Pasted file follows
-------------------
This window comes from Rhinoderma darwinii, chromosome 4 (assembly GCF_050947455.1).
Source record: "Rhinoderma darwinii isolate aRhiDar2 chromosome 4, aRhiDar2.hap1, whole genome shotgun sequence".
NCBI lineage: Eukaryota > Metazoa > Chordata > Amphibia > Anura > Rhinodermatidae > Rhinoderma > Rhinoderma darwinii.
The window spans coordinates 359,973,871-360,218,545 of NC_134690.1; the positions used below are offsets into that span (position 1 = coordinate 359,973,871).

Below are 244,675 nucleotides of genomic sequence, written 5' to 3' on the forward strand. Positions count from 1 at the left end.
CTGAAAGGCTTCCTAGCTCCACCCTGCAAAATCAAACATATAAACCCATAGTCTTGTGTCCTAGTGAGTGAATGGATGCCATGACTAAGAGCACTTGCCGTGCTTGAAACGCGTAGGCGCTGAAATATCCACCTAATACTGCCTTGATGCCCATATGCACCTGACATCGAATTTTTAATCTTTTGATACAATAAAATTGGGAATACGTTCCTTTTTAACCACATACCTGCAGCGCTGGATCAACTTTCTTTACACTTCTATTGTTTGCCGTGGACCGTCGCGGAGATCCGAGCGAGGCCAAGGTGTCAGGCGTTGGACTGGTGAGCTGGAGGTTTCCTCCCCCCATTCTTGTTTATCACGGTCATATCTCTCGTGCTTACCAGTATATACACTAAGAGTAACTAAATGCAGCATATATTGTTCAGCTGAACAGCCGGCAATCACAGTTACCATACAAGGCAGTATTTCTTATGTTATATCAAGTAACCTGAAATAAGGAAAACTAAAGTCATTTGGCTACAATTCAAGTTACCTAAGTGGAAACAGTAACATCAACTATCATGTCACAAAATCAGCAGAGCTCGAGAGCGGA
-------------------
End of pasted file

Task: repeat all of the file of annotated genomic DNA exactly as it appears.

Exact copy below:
This window comes from Rhinoderma darwinii, chromosome 4 (assembly GCF_050947455.1).
Source record: "Rhinoderma darwinii isolate aRhiDar2 chromosome 4, aRhiDar2.hap1, whole genome shotgun sequence".
NCBI lineage: Eukaryota > Metazoa > Chordata > Amphibia > Anura > Rhinodermatidae > Rhinoderma > Rhinoderma darwinii.
The window spans coordinates 359,973,871-360,218,545 of NC_134690.1; the positions used below are offsets into that span (position 1 = coordinate 359,973,871).

Below are 244,675 nucleotides of genomic sequence, written 5' to 3' on the forward strand. Positions count from 1 at the left end.
CTGAAAGGCTTCCTAGCTCCACCCTGCAAAATCAAACATATAAACCCATAGTCTTGTGTCCTAGTGAGTGAATGGATGCCATGACTAAGAGCACTTGCCGTGCTTGAAACGCGTAGGCGCTGAAATATCCACCTAATACTGCCTTGATGCCCATATGCACCTGACATCGAATTTTTAATCTTTTGATACAATAAAATTGGGAATACGTTCCTTTTTAACCACATACCTGCAGCGCTGGATCAACTTTCTTTACACTTCTATTGTTTGCCGTGGACCGTCGCGGAGATCCGAGCGAGGCCAAGGTGTCAGGCGTTGGACTGGTGAGCTGGAGGTTTCCTCCCCCCATTCTTGTTTATCACGGTCATATCTCTCGTGCTTACCAGTATATACACTAAGAGTAACTAAATGCAGCATATATTGTTCAGCTGAACAGCCGGCAATCACAGTTACCATACAAGGCAGTATTTCTTATGTTATATCAAGTAACCTGAAATAAGGAAAACTAAAGTCATTTGGCTACAATTCAAGTTACCTAAGTGGAAACAGTAACATCAACTATCATGTCACAAAATCAGCAGAGCTCGAGAGCGGA